AGU Day 1: Titan

I spent most of the morning in sessions on Titan, hearing the latest on everyone’s favorite methane shrouded moon. There were several talks looking at the first preliminary topography results and trying to draw some conclusions from them. According to Howard Zebker, Titan is more oblate than you would expect if it was just in its equilibrium shape, meaning its poles are lower in elevation than its equator. Oddly, the Xanadu region, which looks like mountains in radar, seems to be in a relatively low area. He also suggested that if Titan’s gravity field is more spherical than its actual surface, it could explain why there are more lakes near the poles, all other things being equal. The same thing happened with the lava lakes that form the dark patches on Earth’s moon. The side of the moon facing earth is lower in topography, so most of the maria formed on the near side.

Randy Kirk gave an interesting presentation about Titan’s topography, with lots of very cool 3D flyovers of features. One of the big pieces of news was that Ganesa Macula, a feature that many people had speculated was a volcanic dome, is not a dome at all. Emily has a full post about this, so I’ll just direct you there.

Radar image of Ganesa Macula (annotated by Emily Lakdawalla)

Radar image of Ganesa Macula (annotated by Emily Lakdawalla)

Jeff Moore gave a deliberately controversial talk in which he called Titan “Callisto with Weather”, implying that Titan may be much more frozen than people thought. He pointed out to everyone that the only landforms that have been identified unambiguously are ones that are “exogenic” meaning that they occur when something external happens to the surface: impact craters, fluvial erosion channels, and sand dunes. All of the features due to supposed internal processes, such as volcanoes and faults, are iffy.

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Jeff compared our state of knowledge of Titan right now to the state of knowledge about Mars after Mariner 6 and 7: a few snapshots of a small fraction of the planet which may or may not be capturing the full story. He pointed out that, based on the morphology of impacts and other features, Titan seems to have a very stiff lithosphere. He also took a look at lobate deposits that people have been calling potential cryovolcanic features and compared them to radar images of fluvial deposits on earth that looked almost identical. His point was that Titan may actually be a very cold and dead world in terms of volcanism and tectonics.

I think that what Moore was trying to do was the same as what was done to great effect in the early days of Mars exploration: take a look at what data you have, and come up with “strawman” models to explain it. The idea is that you may not fully believe the model, but in the process of disproving it, you learn some valuable things. So basically what we saw today was Moore standing up and saying “disprove this!”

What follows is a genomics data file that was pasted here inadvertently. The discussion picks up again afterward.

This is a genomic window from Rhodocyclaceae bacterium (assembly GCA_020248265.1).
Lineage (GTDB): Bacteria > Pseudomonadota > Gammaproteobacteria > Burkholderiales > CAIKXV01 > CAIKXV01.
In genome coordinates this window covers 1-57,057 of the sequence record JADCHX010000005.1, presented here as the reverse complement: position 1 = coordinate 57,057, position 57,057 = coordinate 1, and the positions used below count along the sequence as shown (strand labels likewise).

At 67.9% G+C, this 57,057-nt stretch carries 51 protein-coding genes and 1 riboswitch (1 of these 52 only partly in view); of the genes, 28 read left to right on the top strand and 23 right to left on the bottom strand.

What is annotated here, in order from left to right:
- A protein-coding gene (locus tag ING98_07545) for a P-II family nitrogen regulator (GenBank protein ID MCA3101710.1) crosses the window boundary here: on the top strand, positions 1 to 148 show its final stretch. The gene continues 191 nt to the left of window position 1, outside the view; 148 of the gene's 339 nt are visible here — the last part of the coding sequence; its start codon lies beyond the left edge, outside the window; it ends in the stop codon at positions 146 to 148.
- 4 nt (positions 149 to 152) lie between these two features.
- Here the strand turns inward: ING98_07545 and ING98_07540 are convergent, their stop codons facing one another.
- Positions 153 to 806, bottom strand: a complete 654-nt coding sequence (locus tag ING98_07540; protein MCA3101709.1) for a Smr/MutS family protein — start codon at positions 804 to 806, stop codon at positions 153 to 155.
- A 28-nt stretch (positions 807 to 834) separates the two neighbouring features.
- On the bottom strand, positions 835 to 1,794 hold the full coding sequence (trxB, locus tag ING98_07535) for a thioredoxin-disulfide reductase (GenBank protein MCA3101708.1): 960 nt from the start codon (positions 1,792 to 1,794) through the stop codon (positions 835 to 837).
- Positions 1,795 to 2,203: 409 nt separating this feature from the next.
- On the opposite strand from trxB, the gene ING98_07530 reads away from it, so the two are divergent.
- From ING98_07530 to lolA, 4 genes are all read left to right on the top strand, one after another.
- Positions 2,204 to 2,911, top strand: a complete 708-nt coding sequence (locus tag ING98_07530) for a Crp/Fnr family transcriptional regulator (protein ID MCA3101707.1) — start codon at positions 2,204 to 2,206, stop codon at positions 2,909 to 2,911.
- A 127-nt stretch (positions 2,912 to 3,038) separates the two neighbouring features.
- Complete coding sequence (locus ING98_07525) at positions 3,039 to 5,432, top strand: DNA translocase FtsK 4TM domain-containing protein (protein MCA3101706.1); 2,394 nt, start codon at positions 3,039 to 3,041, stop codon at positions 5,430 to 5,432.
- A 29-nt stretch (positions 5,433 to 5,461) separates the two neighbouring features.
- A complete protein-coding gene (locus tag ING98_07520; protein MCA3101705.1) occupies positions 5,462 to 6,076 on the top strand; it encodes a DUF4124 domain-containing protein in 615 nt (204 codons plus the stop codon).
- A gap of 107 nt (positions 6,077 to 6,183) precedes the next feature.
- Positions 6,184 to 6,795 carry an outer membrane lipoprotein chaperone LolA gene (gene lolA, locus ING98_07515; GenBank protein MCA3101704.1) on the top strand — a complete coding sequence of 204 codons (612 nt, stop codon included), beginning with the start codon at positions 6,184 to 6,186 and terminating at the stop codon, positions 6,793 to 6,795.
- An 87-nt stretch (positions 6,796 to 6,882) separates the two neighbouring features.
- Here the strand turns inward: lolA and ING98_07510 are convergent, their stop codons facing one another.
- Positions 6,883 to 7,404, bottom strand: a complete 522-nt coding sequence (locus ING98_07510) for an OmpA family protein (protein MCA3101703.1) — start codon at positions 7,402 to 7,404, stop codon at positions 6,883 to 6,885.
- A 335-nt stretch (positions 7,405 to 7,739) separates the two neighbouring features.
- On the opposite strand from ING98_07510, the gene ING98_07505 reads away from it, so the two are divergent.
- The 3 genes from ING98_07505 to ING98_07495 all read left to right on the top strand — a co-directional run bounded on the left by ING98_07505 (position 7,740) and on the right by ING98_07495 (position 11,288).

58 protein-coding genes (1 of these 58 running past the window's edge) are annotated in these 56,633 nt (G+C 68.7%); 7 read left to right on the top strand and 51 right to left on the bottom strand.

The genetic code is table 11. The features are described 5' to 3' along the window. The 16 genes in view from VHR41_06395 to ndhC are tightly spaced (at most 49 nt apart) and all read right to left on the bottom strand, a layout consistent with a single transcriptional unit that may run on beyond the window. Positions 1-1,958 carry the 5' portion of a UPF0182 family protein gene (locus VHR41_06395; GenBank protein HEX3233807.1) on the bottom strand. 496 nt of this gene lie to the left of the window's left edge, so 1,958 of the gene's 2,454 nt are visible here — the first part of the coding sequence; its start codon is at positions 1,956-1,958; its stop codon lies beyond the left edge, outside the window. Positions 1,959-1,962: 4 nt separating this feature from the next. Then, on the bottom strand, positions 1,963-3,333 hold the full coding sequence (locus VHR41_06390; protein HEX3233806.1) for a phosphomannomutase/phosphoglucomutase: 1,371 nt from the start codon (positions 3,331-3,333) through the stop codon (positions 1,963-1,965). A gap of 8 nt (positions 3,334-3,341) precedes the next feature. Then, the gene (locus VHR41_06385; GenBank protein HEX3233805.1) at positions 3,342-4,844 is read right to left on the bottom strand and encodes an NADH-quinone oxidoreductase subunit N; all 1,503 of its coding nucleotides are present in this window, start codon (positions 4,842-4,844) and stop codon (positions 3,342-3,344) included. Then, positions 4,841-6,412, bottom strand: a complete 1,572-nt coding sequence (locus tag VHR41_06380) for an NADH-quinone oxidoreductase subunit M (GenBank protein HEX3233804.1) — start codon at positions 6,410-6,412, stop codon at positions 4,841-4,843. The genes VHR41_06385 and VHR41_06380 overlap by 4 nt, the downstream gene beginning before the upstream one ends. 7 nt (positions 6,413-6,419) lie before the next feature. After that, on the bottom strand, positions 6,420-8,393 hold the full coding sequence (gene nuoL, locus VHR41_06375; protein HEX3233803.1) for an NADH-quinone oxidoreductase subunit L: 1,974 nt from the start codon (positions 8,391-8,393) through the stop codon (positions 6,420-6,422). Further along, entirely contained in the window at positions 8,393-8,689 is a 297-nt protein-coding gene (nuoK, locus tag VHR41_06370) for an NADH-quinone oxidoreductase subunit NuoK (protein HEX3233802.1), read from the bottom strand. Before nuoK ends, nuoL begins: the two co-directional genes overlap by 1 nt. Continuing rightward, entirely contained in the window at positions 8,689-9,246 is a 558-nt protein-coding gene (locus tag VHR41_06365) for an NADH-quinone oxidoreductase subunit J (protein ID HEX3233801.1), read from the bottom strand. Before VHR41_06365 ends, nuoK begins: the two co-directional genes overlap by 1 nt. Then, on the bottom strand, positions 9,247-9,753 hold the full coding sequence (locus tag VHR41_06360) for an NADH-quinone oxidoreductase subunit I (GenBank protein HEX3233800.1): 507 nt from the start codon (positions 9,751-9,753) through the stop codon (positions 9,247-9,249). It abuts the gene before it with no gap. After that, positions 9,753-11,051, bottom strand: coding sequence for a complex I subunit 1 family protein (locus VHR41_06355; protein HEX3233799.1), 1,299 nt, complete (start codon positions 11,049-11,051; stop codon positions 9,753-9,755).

Alex Hayes and Oded Aharonson gave a pair of interesting talks about the polar lakes on Titan. Alex presented his mapping of the lakes and showed that the large seas and nearby small lakes have the same “water level”, which may imply that they are connected through a “water table”. (I put these in quotes because it’s actually methane/ethane, not water) Oded presented a hypothesis for why the lakes are almost all in the northern hemisphere, suggesting that variations in Saturn’s orbit are to blame. Right now, southern summer is shorter and more intense, which dries methane and ethane away from the south to condense in the north. In 10,000 years, this pattern will reverse, and he predicts that the lakes will migrate to the south. He made the interesting point that all of the craters identified so far are near the equator, which would support resurfacing of the poles.

One of the large methane/ethane seas near Titan's north pole.

One of the large methane/ethane seas near Titan's north pole.

Speaking of the lakes, Mike Brown presented evidence that some of the transient clouds near the north pole may be due to a lake effect. As a Michigan native and current resident of New York, I am all too familiar with the lake effect: cold air blows over warmer bodies of liquid and picks up heat and humidity, which causes cloud formation and precipitation when the air hits land again.

Sushil Atreya gave a presentation on the origin of Titan’s atmosphere. He showed that the nitrogen which makes up most of the atmosphere is probably not primordial, but likely formed when ammonia was split by sunlight into nitrogen and hydrogen. The methane in Titan’s atmosphere is also not primordial, and Atreya thinks that it can be explained by a process called “serpentinization” where volcanic minerals alter to form the mineral serpentine and give off methane in the process. Apparently titan has plenty of methane to support this process for many billions of years.

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One Comment on “AGU Day 1: Titan”

  1. Briony Says:

    There was a really recent paper in JGR on how serpentinization should be prevalent on Mars. It was the one about alkaline hydrothermal systems. They didn’t mention the methane though! I wonder how much serpentinization would have to happen to make the supposed observations of methane in the martian atmosphere reasonable.


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